This study examined the association between prenatal exposure to cocaine and behavioral and physiological responsivity. Participants were 216 mother-infant dyads (116 cocaine exposed-CE, 100 nonexposed-NCE) recruited at birth. Measures of heart rate (HR) and respiratory sinus arrhythmia (RSA) were obtained during baseline and during a task designed to elicit empathy (exposure to infant crying). When the effects of prenatal cocaine use were examined in the context of polydrug use, results of model testing indicated that lower gestational age, prenatal exposure to cocaine and postnatal exposure to alcohol were each associated with a reduced suppression of RSA during the empathy task. These findings provide additional support for an association between prenatal cocaine exposure and dysregulation during early childhood during affect-eliciting environmental challenges. •Empathic responsivity and prenatal cocaine exposure (PCE) at 3years of age•Respiratory sinus arrhythmia (RSA) obtained during exposure to infant crying•PCE, postnatal alcohol, gestational age associated with physiological responsivity•Only postnatal alcohol exposure was associated with behavioral responsivity.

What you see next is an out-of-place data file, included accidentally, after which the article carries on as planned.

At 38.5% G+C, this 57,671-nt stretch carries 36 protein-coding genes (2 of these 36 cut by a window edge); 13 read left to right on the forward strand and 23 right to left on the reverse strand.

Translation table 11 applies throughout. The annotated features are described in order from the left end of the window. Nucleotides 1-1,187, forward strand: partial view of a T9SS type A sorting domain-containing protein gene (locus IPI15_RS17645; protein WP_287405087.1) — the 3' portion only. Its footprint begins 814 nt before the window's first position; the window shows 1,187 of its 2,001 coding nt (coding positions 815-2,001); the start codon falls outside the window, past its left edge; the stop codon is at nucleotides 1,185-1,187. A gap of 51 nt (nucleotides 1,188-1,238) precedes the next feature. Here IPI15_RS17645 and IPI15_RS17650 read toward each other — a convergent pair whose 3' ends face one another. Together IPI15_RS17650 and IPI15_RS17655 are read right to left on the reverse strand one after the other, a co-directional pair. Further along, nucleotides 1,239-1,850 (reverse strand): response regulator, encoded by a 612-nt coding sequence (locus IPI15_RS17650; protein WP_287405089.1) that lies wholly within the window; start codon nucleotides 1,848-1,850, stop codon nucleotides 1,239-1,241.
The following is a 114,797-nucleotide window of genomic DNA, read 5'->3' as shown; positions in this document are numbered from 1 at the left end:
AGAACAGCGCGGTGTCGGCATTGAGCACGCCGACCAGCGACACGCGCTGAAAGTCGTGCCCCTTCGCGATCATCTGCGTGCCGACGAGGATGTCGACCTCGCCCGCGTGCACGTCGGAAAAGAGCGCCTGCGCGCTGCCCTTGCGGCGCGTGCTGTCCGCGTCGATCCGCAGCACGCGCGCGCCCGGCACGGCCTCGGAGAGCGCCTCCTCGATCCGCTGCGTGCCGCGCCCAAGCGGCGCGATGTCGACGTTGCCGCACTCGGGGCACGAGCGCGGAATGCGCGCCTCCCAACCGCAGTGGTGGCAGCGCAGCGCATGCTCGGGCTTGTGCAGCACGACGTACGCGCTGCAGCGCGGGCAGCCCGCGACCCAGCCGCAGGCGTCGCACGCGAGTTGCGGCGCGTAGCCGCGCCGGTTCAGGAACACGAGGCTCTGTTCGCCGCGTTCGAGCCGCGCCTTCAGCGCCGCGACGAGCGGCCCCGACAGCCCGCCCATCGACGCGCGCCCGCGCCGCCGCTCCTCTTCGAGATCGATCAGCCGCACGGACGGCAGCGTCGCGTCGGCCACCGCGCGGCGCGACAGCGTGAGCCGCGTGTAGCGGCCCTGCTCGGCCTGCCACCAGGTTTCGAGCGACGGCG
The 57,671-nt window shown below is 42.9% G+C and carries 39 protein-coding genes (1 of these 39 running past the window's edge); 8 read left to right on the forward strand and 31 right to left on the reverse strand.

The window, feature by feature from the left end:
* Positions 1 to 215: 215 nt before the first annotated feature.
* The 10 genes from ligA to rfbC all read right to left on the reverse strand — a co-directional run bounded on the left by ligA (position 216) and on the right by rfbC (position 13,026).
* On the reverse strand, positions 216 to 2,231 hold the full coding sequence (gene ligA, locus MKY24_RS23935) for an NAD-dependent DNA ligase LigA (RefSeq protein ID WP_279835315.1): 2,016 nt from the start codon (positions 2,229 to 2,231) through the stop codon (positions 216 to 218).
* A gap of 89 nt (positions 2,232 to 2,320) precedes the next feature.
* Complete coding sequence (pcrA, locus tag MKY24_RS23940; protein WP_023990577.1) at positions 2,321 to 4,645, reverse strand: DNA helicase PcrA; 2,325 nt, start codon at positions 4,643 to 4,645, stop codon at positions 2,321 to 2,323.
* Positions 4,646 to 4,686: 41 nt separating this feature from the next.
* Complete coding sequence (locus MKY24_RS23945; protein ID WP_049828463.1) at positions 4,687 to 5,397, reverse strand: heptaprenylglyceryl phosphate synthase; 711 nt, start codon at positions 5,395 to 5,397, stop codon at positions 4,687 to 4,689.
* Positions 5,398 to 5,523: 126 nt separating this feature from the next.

All Science Journal Classification (ASJC) codes
- Developmental Neuroscience
- Cellular and Molecular Neuroscience